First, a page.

Common methods of consuming information and communication will need to adopt some of the ideas that have been incorporated into Zero Trust models. Video content sites may need a method for viewers to confirm the identity of individuals appearing in videos to combat concerns of deep fakes – and the same should be true for email content.  

Individuals and organisations should always double check their sources and be sceptical of content that is too good to be true or feels off. To have any meaningful impact on disinformation, governments around the world need to continue prioritising cybersecurity and partnering on cybersecurity posture. As passkeys become ubiquitous and the adoption of electronic identities becomes more common, there will be basic building blocks required to increase the trust in content and communication systems, using well-understood and battle-hardened approaches.  

Adapting to the expected rise of post-authentication threats 

The last few years have seen an increase in the adoption of MFA, meaning attackers have needed to adapt and broaden their tactics around these new defences. Additionally, there has been a return to social engineering attacks that entice victims into downloading and installing software, as well as a resurgence of fake, but convincing, web pop-ups that lead victims to believe their device is infected. This eventually turns into a common call centre-based technical support scam.   

Although not new, there has been an increased focus on stealing browser tokens that allow an attacker to impersonate the victim. These tokens or identifiers are set after successful authentication and are used to uniquely identify the authenticated user as part of their web session. In some cases, these tokens are traded and sold and can sometimes support larger ransomware or extortion campaigns. The prevalence of token-based theft is leading to more research into token binding, a technical solution that ties the token to a specific device. This allows defenders to detect when the tokens are stolen and then used on a different device or in a different geographic location.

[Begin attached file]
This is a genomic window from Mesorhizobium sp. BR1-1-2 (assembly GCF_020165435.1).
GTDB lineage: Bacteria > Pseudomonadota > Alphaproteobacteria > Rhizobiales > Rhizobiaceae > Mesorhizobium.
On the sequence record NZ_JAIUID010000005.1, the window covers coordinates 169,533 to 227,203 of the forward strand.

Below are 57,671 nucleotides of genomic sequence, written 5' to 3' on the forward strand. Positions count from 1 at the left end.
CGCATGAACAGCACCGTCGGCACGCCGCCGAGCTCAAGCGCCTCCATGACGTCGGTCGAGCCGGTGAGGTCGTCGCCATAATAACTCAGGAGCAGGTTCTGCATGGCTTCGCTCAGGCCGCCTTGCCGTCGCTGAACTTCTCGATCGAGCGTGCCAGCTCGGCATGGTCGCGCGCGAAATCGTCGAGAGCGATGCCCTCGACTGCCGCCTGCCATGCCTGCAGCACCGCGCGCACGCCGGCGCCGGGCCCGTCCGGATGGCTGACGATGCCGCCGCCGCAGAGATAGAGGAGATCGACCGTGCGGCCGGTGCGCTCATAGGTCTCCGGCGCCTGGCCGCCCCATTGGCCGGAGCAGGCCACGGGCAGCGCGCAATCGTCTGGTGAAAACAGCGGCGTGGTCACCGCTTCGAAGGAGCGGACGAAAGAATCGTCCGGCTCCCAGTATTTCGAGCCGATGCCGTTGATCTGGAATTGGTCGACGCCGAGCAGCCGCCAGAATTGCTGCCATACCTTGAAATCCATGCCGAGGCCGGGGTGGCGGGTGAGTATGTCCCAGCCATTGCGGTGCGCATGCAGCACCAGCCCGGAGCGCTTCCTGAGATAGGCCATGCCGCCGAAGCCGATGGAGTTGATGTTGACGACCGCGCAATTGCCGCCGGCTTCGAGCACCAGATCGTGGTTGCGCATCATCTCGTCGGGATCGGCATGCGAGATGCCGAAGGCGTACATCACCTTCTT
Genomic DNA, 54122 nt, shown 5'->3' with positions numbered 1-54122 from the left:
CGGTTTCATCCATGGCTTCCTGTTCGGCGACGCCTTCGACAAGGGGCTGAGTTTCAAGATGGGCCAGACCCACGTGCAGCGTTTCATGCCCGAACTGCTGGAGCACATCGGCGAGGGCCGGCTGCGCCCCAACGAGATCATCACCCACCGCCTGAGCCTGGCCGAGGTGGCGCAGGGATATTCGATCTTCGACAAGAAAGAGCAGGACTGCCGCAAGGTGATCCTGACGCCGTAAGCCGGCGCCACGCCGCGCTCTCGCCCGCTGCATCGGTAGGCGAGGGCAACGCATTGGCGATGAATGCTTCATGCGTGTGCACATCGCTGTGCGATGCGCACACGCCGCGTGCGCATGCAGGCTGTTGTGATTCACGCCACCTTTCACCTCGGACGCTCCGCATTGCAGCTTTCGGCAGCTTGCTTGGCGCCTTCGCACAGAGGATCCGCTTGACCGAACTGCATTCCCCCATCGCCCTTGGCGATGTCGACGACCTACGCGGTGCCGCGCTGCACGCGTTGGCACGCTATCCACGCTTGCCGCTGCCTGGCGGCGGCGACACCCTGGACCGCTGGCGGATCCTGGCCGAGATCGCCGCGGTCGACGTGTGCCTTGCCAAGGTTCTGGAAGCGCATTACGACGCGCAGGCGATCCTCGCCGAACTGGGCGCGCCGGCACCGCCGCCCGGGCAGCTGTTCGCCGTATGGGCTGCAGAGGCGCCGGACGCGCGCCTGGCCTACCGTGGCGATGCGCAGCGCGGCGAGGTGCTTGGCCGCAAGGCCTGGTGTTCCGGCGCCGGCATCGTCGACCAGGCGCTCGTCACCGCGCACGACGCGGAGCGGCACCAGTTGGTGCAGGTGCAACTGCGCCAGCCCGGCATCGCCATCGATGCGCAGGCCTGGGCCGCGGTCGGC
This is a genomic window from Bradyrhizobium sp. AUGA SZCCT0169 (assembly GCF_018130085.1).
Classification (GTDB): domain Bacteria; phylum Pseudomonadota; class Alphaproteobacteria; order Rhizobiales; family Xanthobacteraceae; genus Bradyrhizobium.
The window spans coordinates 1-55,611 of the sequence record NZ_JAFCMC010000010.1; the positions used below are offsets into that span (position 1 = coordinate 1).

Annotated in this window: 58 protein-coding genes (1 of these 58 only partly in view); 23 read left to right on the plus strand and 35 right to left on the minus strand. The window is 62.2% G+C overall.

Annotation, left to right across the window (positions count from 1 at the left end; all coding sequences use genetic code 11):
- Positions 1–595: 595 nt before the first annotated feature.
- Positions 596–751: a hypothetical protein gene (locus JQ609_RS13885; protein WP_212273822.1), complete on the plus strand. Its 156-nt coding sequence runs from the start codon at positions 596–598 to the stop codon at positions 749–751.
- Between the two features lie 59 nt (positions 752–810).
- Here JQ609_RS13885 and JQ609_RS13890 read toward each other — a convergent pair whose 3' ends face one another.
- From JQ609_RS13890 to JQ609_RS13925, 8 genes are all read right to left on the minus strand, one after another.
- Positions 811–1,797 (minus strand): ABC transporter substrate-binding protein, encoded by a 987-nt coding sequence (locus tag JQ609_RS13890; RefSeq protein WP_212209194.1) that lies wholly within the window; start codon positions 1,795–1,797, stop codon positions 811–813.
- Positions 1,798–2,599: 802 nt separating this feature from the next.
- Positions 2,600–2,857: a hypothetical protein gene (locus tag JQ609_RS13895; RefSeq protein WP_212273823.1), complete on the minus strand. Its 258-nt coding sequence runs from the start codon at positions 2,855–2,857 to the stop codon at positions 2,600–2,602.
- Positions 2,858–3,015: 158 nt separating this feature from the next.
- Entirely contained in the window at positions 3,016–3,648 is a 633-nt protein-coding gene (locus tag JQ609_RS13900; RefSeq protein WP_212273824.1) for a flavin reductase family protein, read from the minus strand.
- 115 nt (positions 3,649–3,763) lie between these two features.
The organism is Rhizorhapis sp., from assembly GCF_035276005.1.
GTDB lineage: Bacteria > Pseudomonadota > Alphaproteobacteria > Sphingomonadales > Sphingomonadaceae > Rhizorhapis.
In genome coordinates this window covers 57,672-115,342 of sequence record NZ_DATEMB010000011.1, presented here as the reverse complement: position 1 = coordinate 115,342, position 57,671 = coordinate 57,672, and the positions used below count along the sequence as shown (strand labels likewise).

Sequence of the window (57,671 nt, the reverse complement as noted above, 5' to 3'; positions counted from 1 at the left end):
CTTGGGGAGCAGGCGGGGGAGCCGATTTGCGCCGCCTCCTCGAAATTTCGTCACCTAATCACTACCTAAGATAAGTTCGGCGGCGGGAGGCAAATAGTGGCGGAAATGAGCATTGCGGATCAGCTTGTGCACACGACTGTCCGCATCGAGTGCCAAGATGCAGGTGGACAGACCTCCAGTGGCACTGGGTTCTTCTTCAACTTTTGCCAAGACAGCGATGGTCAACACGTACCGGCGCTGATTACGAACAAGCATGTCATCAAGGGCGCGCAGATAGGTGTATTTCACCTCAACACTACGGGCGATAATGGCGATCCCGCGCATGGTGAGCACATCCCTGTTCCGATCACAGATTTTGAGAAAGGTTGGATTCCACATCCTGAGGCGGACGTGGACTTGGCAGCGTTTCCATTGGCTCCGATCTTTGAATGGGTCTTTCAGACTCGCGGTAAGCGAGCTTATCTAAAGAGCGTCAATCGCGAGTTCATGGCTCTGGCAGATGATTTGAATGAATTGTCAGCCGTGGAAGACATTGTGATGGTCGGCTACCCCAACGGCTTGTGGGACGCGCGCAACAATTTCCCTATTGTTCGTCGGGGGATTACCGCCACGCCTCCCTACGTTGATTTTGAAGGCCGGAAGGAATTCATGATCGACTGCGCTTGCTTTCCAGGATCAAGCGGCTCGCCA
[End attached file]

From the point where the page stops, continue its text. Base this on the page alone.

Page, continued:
Looking ahead  

In light of increasing cybersecurity threats in 2024, companies should prioritise advanced cybersecurity methods and educate the workforce on the need for better cybersecurity practices. By doing so, they are better positioned for success when mitigating emerging cyber threats.  

Organisations must consider implementing phishing-resistant solutions such as strong MFA that offers security and convenience. For example, FIDO2 security keys are proven to be the most effective phishing-resistant option for business-wide cybersecurity. By removing the reliance on passwords, MFA can be used for both personal and professional data security. 

Companies also need to be more proactive in changing attitudes surrounding cybersecurity, as employees at all levels can be the biggest strength or weakness in cybersecurity. Regular cyber training paired with robust passwordless security will equip employees to be effective cyber defenders. 

There are many opportunities to become more cyber secure and stay ahead of evolving information security threats. In 2024 and beyond, attackers will certainly continue evolving and adapting to keep up with changing cybersecurity postures, so it is vital that businesses and consumers around the world do the same.  

By Richard Montbeyre, Chief Privacy Officer, BMC Software.
By Danny Kadyshevitch, Senior Product Lead, Detection and Response, Transmit Security.
By Andy Mills, VP of EMEA for Cequence Security.
By Muhammad Yahaya Patel, Security Engineer at Check Point Software.
By David Higgins, Senior Director, Field Technology Office at CyberArk.
By Scott Walker, CSIRT Manager, Orange Cyberdefense.
By Erik Scoralick, Senior Manager, Sales Engineering at Forcepoint.
By Frank Baalbergen, Chief Information Security Officer, Mendix.